Blog: Press Releases

November 19, 2019

Mamani Plaintiff Teófilo Baltazar Cerro Pens Op-Ed Urging 11th Circuit to Reinstate $10 Million Verdict

Teófilo Baltazar places flowers on the tomb of his wife, Teodosia, who was shot and killed during Black October.
Teófilo Baltazar places flowers on the tomb of his wife, Teodosia, who was shot and killed during Black October. Photo Credit: Thomas Becker.

This story originally ran in NACLA Reports (North American Congress on Latin America) under the title, “Survivors Fight for Justice for 2003 Bolivian Military Massacre.”

Teófilo is one of the nine plaintiffs in Mamani et al v. Sánchez de Lozada and Sánchez Berzaín, a U.S. federal lawsuit against Bolivia’s former president and defense minister. 

On November 19, surviving family members of a 2003 massacre in El Alto are urging the U.S. Eleventh Circuit Court of Appeals to reinstate a $10 million judgement against Bolivia’s former president and defense minister. 


Last week in Bolivia, a president resigned under military pressure as civilian supporters of different political parties clashed in the streets. Bolivia is in turmoil today, and not for the first time. Sixteen years ago, at a time of political protests against the government’s plan to export Bolivian gas through Chilean ports, the army opened fire on civilians in the city of El Alto, killing over 70 people, including my wife and our unborn child.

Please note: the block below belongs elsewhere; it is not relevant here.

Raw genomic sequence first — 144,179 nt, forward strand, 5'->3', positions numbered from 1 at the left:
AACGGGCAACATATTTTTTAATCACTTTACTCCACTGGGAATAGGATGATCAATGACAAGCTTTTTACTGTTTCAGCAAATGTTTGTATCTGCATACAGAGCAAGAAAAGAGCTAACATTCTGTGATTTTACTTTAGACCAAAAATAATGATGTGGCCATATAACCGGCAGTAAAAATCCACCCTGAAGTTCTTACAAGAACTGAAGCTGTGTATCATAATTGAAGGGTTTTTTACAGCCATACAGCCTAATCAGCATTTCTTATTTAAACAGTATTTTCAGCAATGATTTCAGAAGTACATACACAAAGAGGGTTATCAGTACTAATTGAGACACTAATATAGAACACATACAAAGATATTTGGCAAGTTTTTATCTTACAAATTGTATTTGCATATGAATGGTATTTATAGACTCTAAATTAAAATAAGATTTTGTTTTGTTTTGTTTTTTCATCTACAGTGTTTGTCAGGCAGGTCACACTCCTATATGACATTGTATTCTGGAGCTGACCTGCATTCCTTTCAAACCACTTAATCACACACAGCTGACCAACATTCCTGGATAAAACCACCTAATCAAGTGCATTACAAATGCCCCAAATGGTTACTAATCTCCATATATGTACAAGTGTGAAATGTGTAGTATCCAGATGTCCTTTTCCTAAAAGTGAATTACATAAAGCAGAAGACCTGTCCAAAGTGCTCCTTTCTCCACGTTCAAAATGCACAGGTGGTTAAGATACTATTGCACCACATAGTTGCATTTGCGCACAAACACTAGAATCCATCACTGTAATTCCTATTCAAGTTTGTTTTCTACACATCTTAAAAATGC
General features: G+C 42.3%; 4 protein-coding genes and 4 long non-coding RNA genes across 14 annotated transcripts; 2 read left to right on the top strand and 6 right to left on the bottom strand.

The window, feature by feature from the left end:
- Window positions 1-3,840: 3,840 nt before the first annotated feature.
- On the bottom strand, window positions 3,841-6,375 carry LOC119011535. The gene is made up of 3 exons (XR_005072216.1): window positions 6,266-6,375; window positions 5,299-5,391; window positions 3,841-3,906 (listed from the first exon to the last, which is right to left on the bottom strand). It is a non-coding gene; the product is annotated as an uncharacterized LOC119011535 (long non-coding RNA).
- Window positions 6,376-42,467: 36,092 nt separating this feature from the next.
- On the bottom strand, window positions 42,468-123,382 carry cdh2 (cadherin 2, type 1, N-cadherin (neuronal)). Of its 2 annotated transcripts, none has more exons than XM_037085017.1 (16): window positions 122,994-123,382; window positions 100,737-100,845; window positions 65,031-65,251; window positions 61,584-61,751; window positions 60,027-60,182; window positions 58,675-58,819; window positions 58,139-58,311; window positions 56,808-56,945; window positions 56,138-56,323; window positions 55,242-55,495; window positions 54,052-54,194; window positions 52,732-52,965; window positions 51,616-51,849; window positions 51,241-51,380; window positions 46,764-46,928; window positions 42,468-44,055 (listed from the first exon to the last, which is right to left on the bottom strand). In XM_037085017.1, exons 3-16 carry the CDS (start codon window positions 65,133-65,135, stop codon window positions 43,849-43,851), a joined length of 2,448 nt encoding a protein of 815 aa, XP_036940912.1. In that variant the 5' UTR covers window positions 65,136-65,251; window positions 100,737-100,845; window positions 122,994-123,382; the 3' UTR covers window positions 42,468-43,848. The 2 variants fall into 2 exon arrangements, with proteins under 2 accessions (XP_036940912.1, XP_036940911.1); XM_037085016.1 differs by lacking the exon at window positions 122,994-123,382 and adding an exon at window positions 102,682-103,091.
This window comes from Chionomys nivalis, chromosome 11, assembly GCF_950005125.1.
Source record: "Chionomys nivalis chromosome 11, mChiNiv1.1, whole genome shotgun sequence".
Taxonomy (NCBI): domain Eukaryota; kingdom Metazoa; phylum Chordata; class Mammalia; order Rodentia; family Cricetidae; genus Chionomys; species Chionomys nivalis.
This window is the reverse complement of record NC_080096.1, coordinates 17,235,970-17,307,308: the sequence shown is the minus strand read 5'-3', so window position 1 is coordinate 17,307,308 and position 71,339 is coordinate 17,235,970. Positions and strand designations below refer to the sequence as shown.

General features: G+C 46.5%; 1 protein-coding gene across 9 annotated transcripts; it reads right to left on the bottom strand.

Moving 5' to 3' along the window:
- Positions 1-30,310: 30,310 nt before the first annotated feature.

One way to stop such violence is to provide justice for past acts: to hold accountable those in command of the forces that shoot at unarmed civilians. That is why I am in Miami today. Together with eight fellow plaintiffs who also lost loved ones in the massacre, I will continue to appeal the decision to overturn a ruling that held the masterminds of these killings responsible.

When the Eleventh Circuit hears the appeal in what is known as the Mamani case today, it will be an important test. Can the legal system deliver justice for people like me? From a young age, as an Indigenous Aymara person growing up in Bolivia, I was taught that the answer was “no.” Although my country has the largest population of Indigenous peoples in South America—about 60 percent—we have always been treated as second class citizens. We did not have political or economic power. We did not have a voice. And our lives did not have much value.

In 2003, during what has become known as “Black October,” a soldier shot my pregnant wife, Teodosia, while she praying in her sister’s home. Over a period of several weeks, Bolivian soldiers, acting under the command of former president Gonzalo “Goni” Sánchez de Lozada and his defense minister Carlos Sánchez Berzaín, massacred Indigenous Bolivians. Soldiers injured over 550 people and killed more than 70, including my wife and our unborn child.

Rather than simply mourn, though, I joined with others who had survived Black October. We decided to make the system work for us.After my wife was murdered, I did not know what to do. The love of my life was gone, and I was left alone to raise our seven children. Rather than simply mourn, though, I joined with others who had survived Black October. We decided to make the system work for us.